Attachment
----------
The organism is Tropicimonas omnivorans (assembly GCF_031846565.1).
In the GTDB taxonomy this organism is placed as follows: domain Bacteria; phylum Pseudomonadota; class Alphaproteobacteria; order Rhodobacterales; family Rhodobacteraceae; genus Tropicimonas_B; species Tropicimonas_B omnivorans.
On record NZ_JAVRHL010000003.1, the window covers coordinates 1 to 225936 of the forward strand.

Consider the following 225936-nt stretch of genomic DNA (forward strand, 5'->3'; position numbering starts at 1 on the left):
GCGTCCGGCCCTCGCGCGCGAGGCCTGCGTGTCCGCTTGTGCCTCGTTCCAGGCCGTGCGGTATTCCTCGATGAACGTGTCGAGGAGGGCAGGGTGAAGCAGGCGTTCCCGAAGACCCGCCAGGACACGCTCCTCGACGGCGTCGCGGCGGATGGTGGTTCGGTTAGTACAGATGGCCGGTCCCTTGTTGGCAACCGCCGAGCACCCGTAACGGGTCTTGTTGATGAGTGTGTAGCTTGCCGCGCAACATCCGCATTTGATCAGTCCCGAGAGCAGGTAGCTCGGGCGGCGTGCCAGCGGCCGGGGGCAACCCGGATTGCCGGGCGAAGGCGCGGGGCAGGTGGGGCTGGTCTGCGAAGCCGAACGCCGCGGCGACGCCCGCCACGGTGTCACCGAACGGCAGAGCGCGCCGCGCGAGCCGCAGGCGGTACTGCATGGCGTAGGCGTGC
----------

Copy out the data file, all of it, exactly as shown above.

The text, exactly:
The organism is Tropicimonas omnivorans (assembly GCF_031846565.1).
In the GTDB taxonomy this organism is placed as follows: domain Bacteria; phylum Pseudomonadota; class Alphaproteobacteria; order Rhodobacterales; family Rhodobacteraceae; genus Tropicimonas_B; species Tropicimonas_B omnivorans.
On record NZ_JAVRHL010000003.1, the window covers coordinates 1 to 225936 of the forward strand.

Consider the following 225936-nt stretch of genomic DNA (forward strand, 5'->3'; position numbering starts at 1 on the left):
GCGTCCGGCCCTCGCGCGCGAGGCCTGCGTGTCCGCTTGTGCCTCGTTCCAGGCCGTGCGGTATTCCTCGATGAACGTGTCGAGGAGGGCAGGGTGAAGCAGGCGTTCCCGAAGACCCGCCAGGACACGCTCCTCGACGGCGTCGCGGCGGATGGTGGTTCGGTTAGTACAGATGGCCGGTCCCTTGTTGGCAACCGCCGAGCACCCGTAACGGGTCTTGTTGATGAGTGTGTAGCTTGCCGCGCAACATCCGCATTTGATCAGTCCCGAGAGCAGGTAGCTCGGGCGGCGTGCCAGCGGCCGGGGGCAACCCGGATTGCCGGGCGAAGGCGCGGGGCAGGTGGGGCTGGTCTGCGAAGCCGAACGCCGCGGCGACGCCCGCCACGGTGTCACCGAACGGCAGAGCGCGCCGCGCGAGCCGCAGGCGGTACTGCATGGCGTAGGCGTGC